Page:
Sept. 4 marked the silver anniversary of Google and its parent, Alphabet (GOOGL 0.40%) (GOOG 0.39%). The company was founded 25 years ago this month, ushering in a paradigm shift in the world of internet search. In a blog post last week, CEO Sundar Pichai marveled at the technological advances that transpired over the past quarter of a century.
Pichai also suggested that recent advances in artificial intelligence (AI) are just the beginning of a vast technological wave to come, adding, “Over time, AI will be the biggest technological shift we see in our lifetimes. It’s bigger than the shift from desktop computing to mobile, and it may be bigger than the internet itself.”
While that might sound like hyperbole, there are already signs that a massive shift is underway. Investors looking to profit from this monumental shift should consider these five companies well-positioned to capitalize on the AI revolution.
Let the chips fall where they may
Nvidia (NVDA -0.86%) is something of the poster child for the rapid adoption of AI. Its graphics processing units (GPUs) supply the massive computational horsepower necessary to train and run these AI models, and they are the undisputed gold standard.
The company turned heads when it issued a stunning forecast that management attributed to accelerating demand for the processors used for AI. For its fiscal 2024 second quarter (which ended July 31), Nvidia forecast revenue of roughly $11 billion, up 64% year over year. Even that ended up being conservative, as revenue of $13.5 billion soared 101% year over year, while adjusted earnings per share of $2.70 surged 429%.
Management expects strong demand to continue. For the upcoming third quarter, Nvidia is guiding for record revenue of $16 billion, an increase of 170% year over year. That’s partially the result of easy comps caused by last year’s downturn, but the impact of AI is undeniable.
Nvidia’s dominance is fueling those gains. The company controls as much as 95% of the market for GPUs used to power machine learning, according to data compiled by New Street Research.
Bears will no doubt point to Nvidia’s lofty valuation, as the stock is currently selling for 41 times forward earnings estimates and 14 times next year’s sales. However, even conservative estimates suggest that AI could be worth trillions of dollars — and Nvidia is the gatekeeper on the toll road to AI technology.
I’ve looked at clouds from both sides now
While Nvidia will make its fortune developing and selling the processors used for AI, there are other paths to profit. The key to developing useful generative AI solutions is the large language models (LLMs) that unpin the technology.
These AI systems require a massive amount of data and are extremely expensive to develop. So it shouldn’t be surprising that Amazon (AMZN 3.52%), Alphabet, and Microsoft (MSFT 1.10%) are well positioned to ride this wave higher.
These tech giants not only have the necessary resources but have already developed the LLMs necessary to provide cutting-edge generative AI solutions. Furthermore, as the three leading cloud infrastructure providers, they are also in the best position to offer the resulting AI services to their cloud computing customers. In fact, Amazon Web Services (AWS), Google Cloud, and Microsoft Azure combined control 65% of the cloud infrastructure market, according to market analyst Canalys.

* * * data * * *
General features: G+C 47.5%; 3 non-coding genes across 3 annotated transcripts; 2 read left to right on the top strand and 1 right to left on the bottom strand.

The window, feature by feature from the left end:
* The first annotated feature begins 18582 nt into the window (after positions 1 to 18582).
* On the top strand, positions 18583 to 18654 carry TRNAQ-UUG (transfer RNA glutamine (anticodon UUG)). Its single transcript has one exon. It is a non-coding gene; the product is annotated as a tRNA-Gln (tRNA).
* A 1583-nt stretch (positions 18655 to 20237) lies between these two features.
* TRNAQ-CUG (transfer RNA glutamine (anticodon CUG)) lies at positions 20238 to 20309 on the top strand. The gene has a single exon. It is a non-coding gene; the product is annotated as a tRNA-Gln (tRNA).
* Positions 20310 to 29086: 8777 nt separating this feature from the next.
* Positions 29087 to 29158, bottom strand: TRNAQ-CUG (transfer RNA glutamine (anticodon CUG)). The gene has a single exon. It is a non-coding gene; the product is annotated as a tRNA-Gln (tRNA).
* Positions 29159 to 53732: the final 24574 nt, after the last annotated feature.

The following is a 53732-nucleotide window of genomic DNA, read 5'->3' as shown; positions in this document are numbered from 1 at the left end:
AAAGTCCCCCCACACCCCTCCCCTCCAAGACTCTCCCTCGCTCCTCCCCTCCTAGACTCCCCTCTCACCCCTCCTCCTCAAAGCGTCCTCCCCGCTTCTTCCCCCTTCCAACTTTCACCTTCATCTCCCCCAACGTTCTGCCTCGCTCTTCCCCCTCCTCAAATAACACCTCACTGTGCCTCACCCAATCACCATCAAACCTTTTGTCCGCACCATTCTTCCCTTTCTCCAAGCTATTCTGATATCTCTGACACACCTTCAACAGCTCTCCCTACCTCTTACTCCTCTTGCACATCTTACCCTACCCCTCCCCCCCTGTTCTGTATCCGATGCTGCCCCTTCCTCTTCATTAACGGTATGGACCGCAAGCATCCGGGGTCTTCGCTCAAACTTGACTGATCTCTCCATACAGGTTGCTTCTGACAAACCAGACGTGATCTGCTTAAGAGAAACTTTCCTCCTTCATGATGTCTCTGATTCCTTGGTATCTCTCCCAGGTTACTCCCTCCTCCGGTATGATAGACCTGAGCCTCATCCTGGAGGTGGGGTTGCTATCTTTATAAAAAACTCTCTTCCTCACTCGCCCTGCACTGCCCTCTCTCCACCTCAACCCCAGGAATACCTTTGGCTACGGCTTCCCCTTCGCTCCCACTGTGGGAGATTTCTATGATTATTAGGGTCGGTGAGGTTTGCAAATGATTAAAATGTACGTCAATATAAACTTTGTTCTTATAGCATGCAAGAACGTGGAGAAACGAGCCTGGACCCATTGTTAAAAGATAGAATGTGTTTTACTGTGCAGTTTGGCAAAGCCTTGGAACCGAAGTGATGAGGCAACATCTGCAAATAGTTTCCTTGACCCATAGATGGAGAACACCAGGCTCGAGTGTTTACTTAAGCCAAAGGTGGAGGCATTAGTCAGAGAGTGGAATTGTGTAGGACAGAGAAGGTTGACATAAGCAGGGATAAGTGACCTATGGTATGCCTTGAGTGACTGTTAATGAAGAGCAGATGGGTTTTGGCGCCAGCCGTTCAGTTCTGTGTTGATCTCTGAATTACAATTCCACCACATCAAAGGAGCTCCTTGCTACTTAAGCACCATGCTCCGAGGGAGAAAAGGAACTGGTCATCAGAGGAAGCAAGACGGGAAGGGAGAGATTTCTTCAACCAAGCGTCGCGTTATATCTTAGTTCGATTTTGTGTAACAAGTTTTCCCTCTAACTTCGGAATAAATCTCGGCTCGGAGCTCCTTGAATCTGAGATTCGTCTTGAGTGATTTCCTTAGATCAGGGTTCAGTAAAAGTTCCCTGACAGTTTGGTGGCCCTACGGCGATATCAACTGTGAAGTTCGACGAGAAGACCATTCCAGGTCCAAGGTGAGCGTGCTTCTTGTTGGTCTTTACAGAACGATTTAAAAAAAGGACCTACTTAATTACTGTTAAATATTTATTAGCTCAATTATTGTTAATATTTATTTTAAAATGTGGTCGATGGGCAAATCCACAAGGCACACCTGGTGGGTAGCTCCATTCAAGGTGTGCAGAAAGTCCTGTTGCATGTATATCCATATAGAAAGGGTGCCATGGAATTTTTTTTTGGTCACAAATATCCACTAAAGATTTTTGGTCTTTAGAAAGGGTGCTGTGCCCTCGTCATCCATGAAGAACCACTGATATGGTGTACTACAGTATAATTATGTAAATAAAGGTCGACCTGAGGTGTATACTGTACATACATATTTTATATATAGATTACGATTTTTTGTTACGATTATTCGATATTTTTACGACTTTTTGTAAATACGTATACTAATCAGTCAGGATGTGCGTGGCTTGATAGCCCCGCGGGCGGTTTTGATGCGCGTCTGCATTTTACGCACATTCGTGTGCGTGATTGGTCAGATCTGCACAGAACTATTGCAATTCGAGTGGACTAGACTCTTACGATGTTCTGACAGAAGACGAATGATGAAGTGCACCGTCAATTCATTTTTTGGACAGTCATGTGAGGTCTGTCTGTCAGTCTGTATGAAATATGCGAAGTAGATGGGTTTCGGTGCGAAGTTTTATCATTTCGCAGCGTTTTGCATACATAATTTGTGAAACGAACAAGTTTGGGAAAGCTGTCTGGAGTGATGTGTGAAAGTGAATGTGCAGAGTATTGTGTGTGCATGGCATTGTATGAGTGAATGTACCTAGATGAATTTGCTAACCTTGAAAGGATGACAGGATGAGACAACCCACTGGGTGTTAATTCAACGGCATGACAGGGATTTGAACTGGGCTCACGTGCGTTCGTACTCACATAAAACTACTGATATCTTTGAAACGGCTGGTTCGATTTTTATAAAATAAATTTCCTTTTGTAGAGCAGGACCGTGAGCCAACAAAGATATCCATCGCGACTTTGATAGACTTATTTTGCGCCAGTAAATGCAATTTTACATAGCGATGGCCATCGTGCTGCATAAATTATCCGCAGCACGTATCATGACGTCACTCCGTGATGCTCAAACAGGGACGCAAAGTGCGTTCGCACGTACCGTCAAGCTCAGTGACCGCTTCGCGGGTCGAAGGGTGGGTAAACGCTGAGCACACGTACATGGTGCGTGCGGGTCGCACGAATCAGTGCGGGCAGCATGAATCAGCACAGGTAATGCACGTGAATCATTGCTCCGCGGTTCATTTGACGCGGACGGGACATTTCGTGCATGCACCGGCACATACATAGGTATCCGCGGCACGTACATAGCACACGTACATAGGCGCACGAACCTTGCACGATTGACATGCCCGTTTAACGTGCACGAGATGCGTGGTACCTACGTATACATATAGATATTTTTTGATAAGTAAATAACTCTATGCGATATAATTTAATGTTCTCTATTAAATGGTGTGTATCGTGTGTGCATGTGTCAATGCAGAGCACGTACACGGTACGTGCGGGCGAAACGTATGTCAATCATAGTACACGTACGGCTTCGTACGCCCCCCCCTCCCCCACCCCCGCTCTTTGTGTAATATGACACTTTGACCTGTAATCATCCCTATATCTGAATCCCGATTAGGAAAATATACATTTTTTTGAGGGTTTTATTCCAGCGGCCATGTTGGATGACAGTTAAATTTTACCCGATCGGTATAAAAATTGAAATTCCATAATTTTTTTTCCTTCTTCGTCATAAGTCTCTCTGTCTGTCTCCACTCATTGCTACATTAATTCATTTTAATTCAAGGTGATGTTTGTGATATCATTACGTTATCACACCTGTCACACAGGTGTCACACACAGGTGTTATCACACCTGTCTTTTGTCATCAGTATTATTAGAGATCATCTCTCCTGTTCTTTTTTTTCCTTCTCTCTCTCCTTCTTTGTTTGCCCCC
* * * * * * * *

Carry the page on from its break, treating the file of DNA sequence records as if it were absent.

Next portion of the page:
Needham analyst Laura Martin addressed additional advantages in a recent note to clients. “Not only do [Microsoft, Amazon, and Google’s] LLMs have the lowest cost structures and first-mover advantages, but their average lifetime value per cloud customer is about to skyrocket, owing to the stickiness of apps built on their LLMs,” Martin wrote.
Microsoft has an additional advantage. The company has already released its Microsoft 365 Copilot, a suite of AI-powered enhancements for its cloud software customers. These offerings could add $14 billion in annual revenue to Microsoft’s sales, even if only 10% of Office users adopt them, according to data compiled by Macquarie Equity Research.
Driving additional profits
Another company with a unique path to profiting from AI is Tesla (TSLA 10.09%). When it comes to the underlying information necessary to power next-generation algorithms, it’s hard to match the electric vehicle maker’s data horde.
While estimates vary, Ark Investment Management concluded that Tesla has roughly 2.7 million cars on the road collecting data today. While the subject is a matter of contentious debate, Ark believes “high-quality domain-specific AI training data could result in [a] winner-takes-most outcome” in the field of autonomous driving.
Tesla’s cache of proprietary data will result in better AI models, which will help develop better products, thus attracting more customers — and the cycle repeats.
To be clear, it could still be some time until self-driving solutions are ready for prime time. In the meantime, Tesla’s large and growing treasure trove of data will help the company reduce costs, identify new market opportunities, and improve its vehicles — even if fully autonomous driving is still years or even decades away.
John Mackey, former CEO of Whole Foods Market, an Amazon subsidiary, is a member of The Motley Fool’s board of directors. Suzanne Frey, an executive at Alphabet, is a member of The Motley Fool’s board of directors. Danny Vena has positions in Alphabet, Amazon.com, Microsoft, Nvidia, and Tesla. The Motley Fool has positions in and recommends Alphabet, Amazon.com, Microsoft, Nvidia, and Tesla. The Motley Fool has a disclosure policy.